Johnny has developed a habit of yelling “Bye, Mom” and then slamming the door very loudly in his hurry to leave for school in the morning. The door slam causes his mother to flinch. After several days of the procedure, Johnny’s mother begins to flinch at the sound of her son’s words, “Bye, Mom.”

  1. The mother’s flinching behavior can be explained through classical conditioning.
  2. If you chose classical, follow part II of the instructions; if you indicated operant, follow part III.

Johnny is the UCS, and Johnny’s mother initial flinch is the UCR. Slamming the door very loudly and yelling the words “Bye, mom” is the NS which later becomes the CS. CR is the way Johnny’s mother starts to flinch at her son’s words, “Bye, mom” even when the door has not been slammed.
Imagine you have a friend who keeps the temperature in her home so high that each occasion on which you visit her you find yourself perspiring. The last time you visited her, you noticed that you began to perspire and became uncomfortable as soon as you saw her house (before you even were inside).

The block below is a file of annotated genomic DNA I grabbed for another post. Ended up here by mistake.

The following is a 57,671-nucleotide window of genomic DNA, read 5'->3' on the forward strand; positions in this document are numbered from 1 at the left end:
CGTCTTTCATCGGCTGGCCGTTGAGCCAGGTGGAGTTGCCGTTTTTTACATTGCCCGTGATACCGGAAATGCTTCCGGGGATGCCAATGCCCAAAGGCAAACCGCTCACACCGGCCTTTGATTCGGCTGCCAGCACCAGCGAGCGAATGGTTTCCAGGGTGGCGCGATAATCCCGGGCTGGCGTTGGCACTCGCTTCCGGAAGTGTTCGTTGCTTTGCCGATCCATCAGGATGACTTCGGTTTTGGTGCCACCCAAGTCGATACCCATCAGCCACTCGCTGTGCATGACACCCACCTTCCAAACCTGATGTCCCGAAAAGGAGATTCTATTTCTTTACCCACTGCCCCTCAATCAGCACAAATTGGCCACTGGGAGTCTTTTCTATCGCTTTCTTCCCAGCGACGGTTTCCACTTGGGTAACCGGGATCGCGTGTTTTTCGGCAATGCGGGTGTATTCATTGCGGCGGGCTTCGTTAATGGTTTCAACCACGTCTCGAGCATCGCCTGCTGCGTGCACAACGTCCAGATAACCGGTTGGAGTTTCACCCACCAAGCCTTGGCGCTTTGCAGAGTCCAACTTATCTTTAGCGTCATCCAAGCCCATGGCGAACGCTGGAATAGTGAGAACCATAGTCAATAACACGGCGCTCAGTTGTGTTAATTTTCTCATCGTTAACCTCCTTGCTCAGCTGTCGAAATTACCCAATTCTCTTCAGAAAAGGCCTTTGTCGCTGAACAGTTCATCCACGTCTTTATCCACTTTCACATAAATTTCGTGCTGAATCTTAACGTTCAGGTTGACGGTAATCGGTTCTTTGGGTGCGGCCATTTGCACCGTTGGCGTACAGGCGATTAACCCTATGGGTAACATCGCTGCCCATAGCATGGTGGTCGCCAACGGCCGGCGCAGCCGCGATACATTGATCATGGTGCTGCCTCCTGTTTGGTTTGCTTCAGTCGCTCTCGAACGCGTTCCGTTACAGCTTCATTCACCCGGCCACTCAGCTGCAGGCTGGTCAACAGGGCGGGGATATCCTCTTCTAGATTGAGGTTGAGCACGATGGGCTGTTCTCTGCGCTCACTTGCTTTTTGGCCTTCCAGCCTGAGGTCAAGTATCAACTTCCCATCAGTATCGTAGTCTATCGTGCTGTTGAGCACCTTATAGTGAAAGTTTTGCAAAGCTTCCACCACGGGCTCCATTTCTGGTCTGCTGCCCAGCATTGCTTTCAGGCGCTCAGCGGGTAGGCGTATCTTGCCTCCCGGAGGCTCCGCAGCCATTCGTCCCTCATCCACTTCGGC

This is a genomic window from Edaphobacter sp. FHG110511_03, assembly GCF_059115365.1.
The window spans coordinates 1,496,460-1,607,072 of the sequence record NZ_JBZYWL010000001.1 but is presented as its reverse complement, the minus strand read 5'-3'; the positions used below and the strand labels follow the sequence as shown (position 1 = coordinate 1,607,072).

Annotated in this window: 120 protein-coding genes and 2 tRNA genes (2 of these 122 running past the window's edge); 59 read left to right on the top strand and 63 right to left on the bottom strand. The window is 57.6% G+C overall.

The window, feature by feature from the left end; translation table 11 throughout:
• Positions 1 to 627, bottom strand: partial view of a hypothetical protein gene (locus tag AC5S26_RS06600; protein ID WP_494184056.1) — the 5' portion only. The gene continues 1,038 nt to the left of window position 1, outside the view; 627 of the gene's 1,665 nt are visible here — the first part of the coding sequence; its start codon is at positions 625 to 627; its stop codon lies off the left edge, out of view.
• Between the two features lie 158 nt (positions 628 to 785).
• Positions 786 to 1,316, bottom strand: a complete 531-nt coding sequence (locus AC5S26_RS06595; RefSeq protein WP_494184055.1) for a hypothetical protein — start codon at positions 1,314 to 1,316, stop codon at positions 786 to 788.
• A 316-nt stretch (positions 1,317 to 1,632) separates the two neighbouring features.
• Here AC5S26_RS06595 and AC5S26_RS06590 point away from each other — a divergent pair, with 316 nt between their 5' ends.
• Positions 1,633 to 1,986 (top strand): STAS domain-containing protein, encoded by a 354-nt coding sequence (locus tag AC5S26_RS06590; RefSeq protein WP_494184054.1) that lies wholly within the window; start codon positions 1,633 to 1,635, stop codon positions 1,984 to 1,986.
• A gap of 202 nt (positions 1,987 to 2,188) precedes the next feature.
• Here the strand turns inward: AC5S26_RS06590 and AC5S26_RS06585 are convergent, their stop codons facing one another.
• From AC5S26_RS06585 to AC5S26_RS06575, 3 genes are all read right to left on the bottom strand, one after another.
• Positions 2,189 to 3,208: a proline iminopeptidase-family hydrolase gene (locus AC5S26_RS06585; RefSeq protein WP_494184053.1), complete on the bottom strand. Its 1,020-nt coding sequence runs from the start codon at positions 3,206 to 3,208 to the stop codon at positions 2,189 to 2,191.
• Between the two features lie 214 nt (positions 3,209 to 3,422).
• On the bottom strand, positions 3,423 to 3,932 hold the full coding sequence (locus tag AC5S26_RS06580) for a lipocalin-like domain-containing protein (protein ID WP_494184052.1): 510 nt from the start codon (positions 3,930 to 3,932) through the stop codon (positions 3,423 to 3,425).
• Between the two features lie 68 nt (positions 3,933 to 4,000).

1. Your perspiring behavior can be explained as classical conditioning.
  2. If you chose classical, follow part II of the instructions; if you selected operant, follow part III.

In this situation, UCS is the house, and initial perspiration is the UCR. The high temperatures are the NR as do not affect you when you have not visited the household. However, when associated with the house, the heat becomes CS which creates the CR of immediate sweat just at the sight of the house even without necessarily being inside.
Mr. and Mrs. Jones are having a heated argument that both are finding very unpleasant. Mrs. Jones gets up and leaves the room, closing the door behind her. This has the effect of terminating the argument. From then on, every time Mr. Jones raises his voice, Mrs. Jones leaves the room.
Mr. Jones stops raising his voice.

  1. Mr. Jones stops raising his voice because of operant conditioning.
  2. If you chose classical, follow part II of the instructions; if you chose operant, follow part III.